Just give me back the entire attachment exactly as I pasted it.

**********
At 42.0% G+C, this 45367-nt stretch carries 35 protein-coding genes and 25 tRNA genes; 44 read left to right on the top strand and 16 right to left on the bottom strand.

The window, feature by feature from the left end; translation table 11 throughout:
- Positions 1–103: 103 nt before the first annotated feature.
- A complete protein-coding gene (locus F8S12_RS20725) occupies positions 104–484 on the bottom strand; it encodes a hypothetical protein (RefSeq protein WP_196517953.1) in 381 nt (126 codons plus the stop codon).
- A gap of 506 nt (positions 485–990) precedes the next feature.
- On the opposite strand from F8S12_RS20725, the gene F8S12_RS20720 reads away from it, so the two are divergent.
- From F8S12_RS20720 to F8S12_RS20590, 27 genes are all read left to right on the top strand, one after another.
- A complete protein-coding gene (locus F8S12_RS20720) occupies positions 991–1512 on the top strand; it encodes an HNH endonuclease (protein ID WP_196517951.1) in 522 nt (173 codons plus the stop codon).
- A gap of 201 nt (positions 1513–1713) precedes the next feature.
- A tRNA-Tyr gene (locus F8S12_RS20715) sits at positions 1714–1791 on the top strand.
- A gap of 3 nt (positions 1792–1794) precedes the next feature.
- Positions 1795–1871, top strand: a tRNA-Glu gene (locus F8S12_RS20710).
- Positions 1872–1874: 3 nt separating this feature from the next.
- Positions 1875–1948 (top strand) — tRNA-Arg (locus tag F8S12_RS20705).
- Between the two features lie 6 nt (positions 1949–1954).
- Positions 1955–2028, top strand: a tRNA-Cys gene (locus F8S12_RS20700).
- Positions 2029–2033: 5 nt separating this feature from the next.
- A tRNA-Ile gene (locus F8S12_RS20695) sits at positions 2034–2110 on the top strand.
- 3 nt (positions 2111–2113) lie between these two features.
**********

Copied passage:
At 42.0% G+C, this 45367-nt stretch carries 35 protein-coding genes and 25 tRNA genes; 44 read left to right on the top strand and 16 right to left on the bottom strand.

The window, feature by feature from the left end; translation table 11 throughout:
- Positions 1–103: 103 nt before the first annotated feature.
- A complete protein-coding gene (locus F8S12_RS20725) occupies positions 104–484 on the bottom strand; it encodes a hypothetical protein (RefSeq protein WP_196517953.1) in 381 nt (126 codons plus the stop codon).
- A gap of 506 nt (positions 485–990) precedes the next feature.
- On the opposite strand from F8S12_RS20725, the gene F8S12_RS20720 reads away from it, so the two are divergent.
- From F8S12_RS20720 to F8S12_RS20590, 27 genes are all read left to right on the top strand, one after another.
- A complete protein-coding gene (locus F8S12_RS20720) occupies positions 991–1512 on the top strand; it encodes an HNH endonuclease (protein ID WP_196517951.1) in 522 nt (173 codons plus the stop codon).
- A gap of 201 nt (positions 1513–1713) precedes the next feature.
- A tRNA-Tyr gene (locus F8S12_RS20715) sits at positions 1714–1791 on the top strand.
- A gap of 3 nt (positions 1792–1794) precedes the next feature.
- Positions 1795–1871, top strand: a tRNA-Glu gene (locus F8S12_RS20710).
- Positions 1872–1874: 3 nt separating this feature from the next.
- Positions 1875–1948 (top strand) — tRNA-Arg (locus tag F8S12_RS20705).
- Between the two features lie 6 nt (positions 1949–1954).
- Positions 1955–2028, top strand: a tRNA-Cys gene (locus F8S12_RS20700).
- Positions 2029–2033: 5 nt separating this feature from the next.
- A tRNA-Ile gene (locus F8S12_RS20695) sits at positions 2034–2110 on the top strand.
- 3 nt (positions 2111–2113) lie between these two features.